Iron Sheik Essay

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After his longtime on-screen partner and best friend Oliver Hardy passed away in August of 1957, comedy icon Stan Laurel refused to take any more roles. Laurel’s post-Hardy retirement was entirely his own doing and had nothing to do with a lack of roles being made available to him. In fact, Laurel was receiving offers from movie studios left, right, and center, from brief cameos to starring roles in what would have been his first major outings as a solo performer. He was even offered a couple of jobs in a new medium called “television”, which Laurel and Hardy had embarked on a brief flirtation with before the latter became too ill to work. Still, Laurel was steadfast in his decision to never act again and he enjoyed a quiet but well-documented…show more content…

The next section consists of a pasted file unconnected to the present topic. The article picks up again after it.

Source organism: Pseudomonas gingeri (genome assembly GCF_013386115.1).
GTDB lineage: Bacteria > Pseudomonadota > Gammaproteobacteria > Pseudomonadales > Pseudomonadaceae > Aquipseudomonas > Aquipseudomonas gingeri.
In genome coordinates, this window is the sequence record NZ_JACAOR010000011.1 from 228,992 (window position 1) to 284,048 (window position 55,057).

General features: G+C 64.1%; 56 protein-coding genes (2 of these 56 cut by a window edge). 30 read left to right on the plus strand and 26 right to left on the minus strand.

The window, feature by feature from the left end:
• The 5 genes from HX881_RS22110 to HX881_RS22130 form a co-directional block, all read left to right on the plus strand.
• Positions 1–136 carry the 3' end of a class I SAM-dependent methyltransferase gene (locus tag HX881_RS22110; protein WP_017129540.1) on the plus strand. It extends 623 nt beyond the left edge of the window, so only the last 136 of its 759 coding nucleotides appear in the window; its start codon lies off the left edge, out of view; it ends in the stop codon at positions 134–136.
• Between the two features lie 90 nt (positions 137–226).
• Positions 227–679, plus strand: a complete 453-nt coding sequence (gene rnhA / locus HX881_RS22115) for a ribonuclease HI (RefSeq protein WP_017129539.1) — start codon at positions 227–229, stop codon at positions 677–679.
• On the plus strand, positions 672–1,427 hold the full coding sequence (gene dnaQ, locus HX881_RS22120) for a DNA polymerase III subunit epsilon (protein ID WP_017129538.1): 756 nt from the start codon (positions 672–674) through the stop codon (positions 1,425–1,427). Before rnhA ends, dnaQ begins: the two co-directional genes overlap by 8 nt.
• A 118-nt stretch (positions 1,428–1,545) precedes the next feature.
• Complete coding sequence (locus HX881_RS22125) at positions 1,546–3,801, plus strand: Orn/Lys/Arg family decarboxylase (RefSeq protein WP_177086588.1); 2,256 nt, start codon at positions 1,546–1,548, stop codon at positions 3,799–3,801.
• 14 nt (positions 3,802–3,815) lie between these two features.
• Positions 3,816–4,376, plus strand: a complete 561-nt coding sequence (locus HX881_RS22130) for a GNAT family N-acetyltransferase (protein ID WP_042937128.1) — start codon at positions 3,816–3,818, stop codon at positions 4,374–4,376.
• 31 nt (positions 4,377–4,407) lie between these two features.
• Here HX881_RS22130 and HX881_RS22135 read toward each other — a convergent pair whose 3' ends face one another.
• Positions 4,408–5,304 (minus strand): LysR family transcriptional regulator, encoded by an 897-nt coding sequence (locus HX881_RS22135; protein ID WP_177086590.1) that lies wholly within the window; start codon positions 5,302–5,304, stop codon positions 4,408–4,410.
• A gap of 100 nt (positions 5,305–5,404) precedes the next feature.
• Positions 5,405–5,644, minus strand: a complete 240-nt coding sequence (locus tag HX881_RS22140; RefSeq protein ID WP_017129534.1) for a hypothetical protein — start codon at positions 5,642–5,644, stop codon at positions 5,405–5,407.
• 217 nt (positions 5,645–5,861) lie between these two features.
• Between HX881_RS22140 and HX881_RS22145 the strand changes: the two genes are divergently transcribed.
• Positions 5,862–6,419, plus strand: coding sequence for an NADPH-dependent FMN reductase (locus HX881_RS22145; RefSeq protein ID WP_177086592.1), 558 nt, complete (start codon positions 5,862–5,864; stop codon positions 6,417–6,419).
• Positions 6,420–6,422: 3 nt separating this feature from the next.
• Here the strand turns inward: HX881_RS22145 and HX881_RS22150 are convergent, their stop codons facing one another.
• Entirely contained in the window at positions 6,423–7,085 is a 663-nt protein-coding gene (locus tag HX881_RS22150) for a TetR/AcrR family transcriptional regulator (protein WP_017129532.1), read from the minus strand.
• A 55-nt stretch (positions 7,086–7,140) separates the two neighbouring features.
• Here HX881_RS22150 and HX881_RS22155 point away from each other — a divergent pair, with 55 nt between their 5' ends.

Richards spent the majority of his time on the show mocking his own misfortune and did not see a noteworthy role again until he was cast in Kirstie Alley’s poorly written, poorly planned, and poorly received “sitcom” Kirstie. The Iron Sheik - The Iron Sheik enjoyed his greatest success in the early 1980s as the number one foreign bad guy of the then World Wrestling Federation. During this period, Sheik developed a love of drugs and alcohol which pretty much destroyed his in-ring career and made it impossible for him to find work in the industry to which he had given his best years. Through social media sites such as Twitter and Facebook, The Iron Sheik carved out a new career as an online celebrity, largely owing to his drug-fueled rants about a variety of wrestling stars and larger Hollywood celebrities. The Sheik soon discovered that his newfound social media following could be used to score roles on television talk shows and in commercials, and so he significantly increased his output of racist, homophobic, and totally insane ramblings. Today, The Iron Sheik’s Twitter page reads like the diary of a fallen star willing to do and say whatever it takes to earn some money and keep his name in the virtual

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